• Focus on Results, Not on Time Spent. In his post, It’s Not the Time You Spend but the Result You Produce, he argues with the eloquence and passion that only a recovering lawyer can have that focusing on the time logged puts the incentives in the wrong place and inevitably has a deleterious effect on your personal life. To answer the concerns of lawyers who feel bound by the billable hour, he tells the following story:
      • After the SEC, I worked for a law firm in Washington, D.C., for six years. While many lawyers stayed at the office late, I soon realized that charging clients by the number of hours worked did not make sense for me. In my view, it’s not the amount of time you spend on helping a client; it’s the result you’ve produced for your client. After a few years, my clients knew that I was efficient, so I ran an experiment. I sent them a letter explaining that in the future I would be billing them for double the time I actually spent on their work — unless they objected. Not one client objected.
    • Know Your Comparative Advantage. While most people think about comparative advantage in terms of where they excel in relation to others, Pozen believes that each person should focus on those things that only they can do for their organizations.  Put another way, what is their highest and greatest good from the perspective of their organization? (See What Not to Spend Your Time On.)
    • Think First, Read or Write Second. Pozen believes that before you begin reading nonfiction, determine what it is you want to get out of your reading.  Then, read to meet that goal. (See How to Be a Speed Reader.) Similarly, before you begin writing, create an outline that shows your intended conclusion and the path there. Of course, if your research send you in a different direction, you have to be prepared to adapt your outline accordingly. The key point is to have a sense of direction; don’t just stumble about in the dark. In case you’re skeptical about his approach, you should know that he produced his most recent book in nine months.  It was 457 pages long and received good reviews. (See How to Be a Speed Writer.)
    • Prepare Your Plan, But Be Ready to Change It. Pozen is a great advocate of spending a little time each evening to preview the next day’s calendar and plan what needs to be accomplished. He also uses this time to establish his priorities for the day. Here’s how he describes his approach:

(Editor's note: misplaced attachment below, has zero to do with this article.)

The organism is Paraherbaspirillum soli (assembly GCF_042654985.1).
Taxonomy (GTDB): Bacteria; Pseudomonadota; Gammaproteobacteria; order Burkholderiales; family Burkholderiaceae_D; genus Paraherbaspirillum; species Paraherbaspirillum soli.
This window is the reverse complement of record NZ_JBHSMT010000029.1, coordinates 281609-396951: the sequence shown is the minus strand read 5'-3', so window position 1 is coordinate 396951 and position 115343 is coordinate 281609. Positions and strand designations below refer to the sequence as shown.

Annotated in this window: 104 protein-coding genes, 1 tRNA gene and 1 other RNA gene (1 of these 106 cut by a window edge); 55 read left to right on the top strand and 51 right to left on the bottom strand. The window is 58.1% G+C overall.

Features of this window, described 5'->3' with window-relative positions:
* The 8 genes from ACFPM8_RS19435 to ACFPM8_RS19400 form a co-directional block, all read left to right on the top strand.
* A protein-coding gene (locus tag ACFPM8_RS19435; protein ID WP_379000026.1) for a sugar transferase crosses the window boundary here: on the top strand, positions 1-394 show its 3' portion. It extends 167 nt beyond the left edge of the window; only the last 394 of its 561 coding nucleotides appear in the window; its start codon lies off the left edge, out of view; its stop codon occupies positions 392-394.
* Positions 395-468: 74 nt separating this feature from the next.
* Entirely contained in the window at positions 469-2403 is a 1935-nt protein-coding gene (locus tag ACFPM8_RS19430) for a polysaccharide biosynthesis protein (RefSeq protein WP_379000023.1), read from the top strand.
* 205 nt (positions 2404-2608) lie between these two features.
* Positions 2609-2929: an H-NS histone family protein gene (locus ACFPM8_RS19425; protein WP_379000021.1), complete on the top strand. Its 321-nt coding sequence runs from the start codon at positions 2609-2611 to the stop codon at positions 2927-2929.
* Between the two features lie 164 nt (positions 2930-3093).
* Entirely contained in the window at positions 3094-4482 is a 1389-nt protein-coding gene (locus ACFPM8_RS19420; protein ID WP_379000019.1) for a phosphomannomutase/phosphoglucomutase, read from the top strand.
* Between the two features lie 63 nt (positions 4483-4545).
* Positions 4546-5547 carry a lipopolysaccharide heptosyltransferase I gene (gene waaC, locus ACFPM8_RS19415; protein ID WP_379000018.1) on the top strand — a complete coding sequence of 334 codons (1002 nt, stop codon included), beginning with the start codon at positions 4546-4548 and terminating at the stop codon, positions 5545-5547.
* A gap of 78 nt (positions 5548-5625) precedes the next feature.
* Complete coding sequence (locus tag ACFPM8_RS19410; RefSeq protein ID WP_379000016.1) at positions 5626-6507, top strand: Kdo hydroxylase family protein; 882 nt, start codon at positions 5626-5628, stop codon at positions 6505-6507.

• Every night I look over a schedule of exactly what I’m going to do the next day. I might have a call at 8:30 a.m., a meeting at 9 a.m., and so on. For each event on my schedule, I’ll write down a few words about what I want to get accomplished. Then, on the same page as the schedule, I’ll compose a list of tasks that I want to get done that day, in order of priority. As the day goes by, I check off the tasks that are completed. At the end of the day, I review the ones not done and decide when I should do them in the future — or to delete them if circumstances have changed.
    • Nap! Pozen is a realist when it comes to circadian rhythm and understands that not everyone can work at peak productivity all afternoon.  Therefore, he is an advocate of the 30-minute power nap. It’s the pause that refreshes — and it makes the rest of his highly accomplished life possible.

    Before you leave the office tonight, make a list of the key things that need you need to accomplish on Monday.  Then go off and enjoy your weekend!

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    If you’d like to read more from Bob Pozen, here is a link to Pozen on Personal Productivity, which lists his other blog posts on productivity.

    [Photo Credit: Leo Reynolds]

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  • My To Do List: The Functional Tattoo

    Optimal productivity is something we may strive for, but too few of us attain.  Consequently, many feel buried alive under the weight of an unruly, constantly growing To Do list.  The technovores among us may attempt to alleviate the pain by using the latest software that claims to be able to organize your life.  And yet, reality often falls short of these promises.